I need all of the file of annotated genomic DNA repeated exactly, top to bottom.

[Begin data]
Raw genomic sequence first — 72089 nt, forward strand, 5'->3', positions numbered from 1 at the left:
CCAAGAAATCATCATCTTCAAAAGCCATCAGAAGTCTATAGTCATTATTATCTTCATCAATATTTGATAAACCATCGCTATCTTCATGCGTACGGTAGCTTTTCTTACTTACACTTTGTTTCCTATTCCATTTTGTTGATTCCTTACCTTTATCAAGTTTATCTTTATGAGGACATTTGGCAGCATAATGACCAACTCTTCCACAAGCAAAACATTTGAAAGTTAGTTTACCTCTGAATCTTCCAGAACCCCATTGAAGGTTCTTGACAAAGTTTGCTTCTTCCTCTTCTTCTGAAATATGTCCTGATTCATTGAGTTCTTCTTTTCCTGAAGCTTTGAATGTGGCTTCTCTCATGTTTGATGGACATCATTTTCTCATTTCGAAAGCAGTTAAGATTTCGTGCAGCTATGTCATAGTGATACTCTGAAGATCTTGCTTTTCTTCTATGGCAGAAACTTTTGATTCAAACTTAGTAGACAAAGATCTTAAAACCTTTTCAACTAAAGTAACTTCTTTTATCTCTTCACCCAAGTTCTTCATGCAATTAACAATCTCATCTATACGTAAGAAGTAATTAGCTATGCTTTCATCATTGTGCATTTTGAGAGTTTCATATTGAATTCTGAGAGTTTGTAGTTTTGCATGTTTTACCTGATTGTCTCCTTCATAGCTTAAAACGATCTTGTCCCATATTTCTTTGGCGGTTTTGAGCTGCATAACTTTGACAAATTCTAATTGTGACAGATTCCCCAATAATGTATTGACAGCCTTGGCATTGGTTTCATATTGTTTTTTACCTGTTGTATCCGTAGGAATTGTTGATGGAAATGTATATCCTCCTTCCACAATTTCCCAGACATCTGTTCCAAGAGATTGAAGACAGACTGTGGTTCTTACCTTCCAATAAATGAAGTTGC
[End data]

Raw genomic sequence first — 72089 nt, forward strand, 5'->3', positions numbered from 1 at the left:
CCAAGAAATCATCATCTTCAAAAGCCATCAGAAGTCTATAGTCATTATTATCTTCATCAATATTTGATAAACCATCGCTATCTTCATGCGTACGGTAGCTTTTCTTACTTACACTTTGTTTCCTATTCCATTTTGTTGATTCCTTACCTTTATCAAGTTTATCTTTATGAGGACATTTGGCAGCATAATGACCAACTCTTCCACAAGCAAAACATTTGAAAGTTAGTTTACCTCTGAATCTTCCAGAACCCCATTGAAGGTTCTTGACAAAGTTTGCTTCTTCCTCTTCTTCTGAAATATGTCCTGATTCATTGAGTTCTTCTTTTCCTGAAGCTTTGAATGTGGCTTCTCTCATGTTTGATGGACATCATTTTCTCATTTCGAAAGCAGTTAAGATTTCGTGCAGCTATGTCATAGTGATACTCTGAAGATCTTGCTTTTCTTCTATGGCAGAAACTTTTGATTCAAACTTAGTAGACAAAGATCTTAAAACCTTTTCAACTAAAGTAACTTCTTTTATCTCTTCACCCAAGTTCTTCATGCAATTAACAATCTCATCTATACGTAAGAAGTAATTAGCTATGCTTTCATCATTGTGCATTTTGAGAGTTTCATATTGAATTCTGAGAGTTTGTAGTTTTGCATGTTTTACCTGATTGTCTCCTTCATAGCTTAAAACGATCTTGTCCCATATTTCTTTGGCGGTTTTGAGCTGCATAACTTTGACAAATTCTAATTGTGACAGATTCCCCAATAATGTATTGACAGCCTTGGCATTGGTTTCATATTGTTTTTTACCTGTTGTATCCGTAGGAATTGTTGATGGAAATGTATATCCTCCTTCCACAATTTCCCAGACATCTGTTCCAAGAGATTGAAGACAGACTGTGGTTCTTACCTTCCAATAAATGAAGTTGC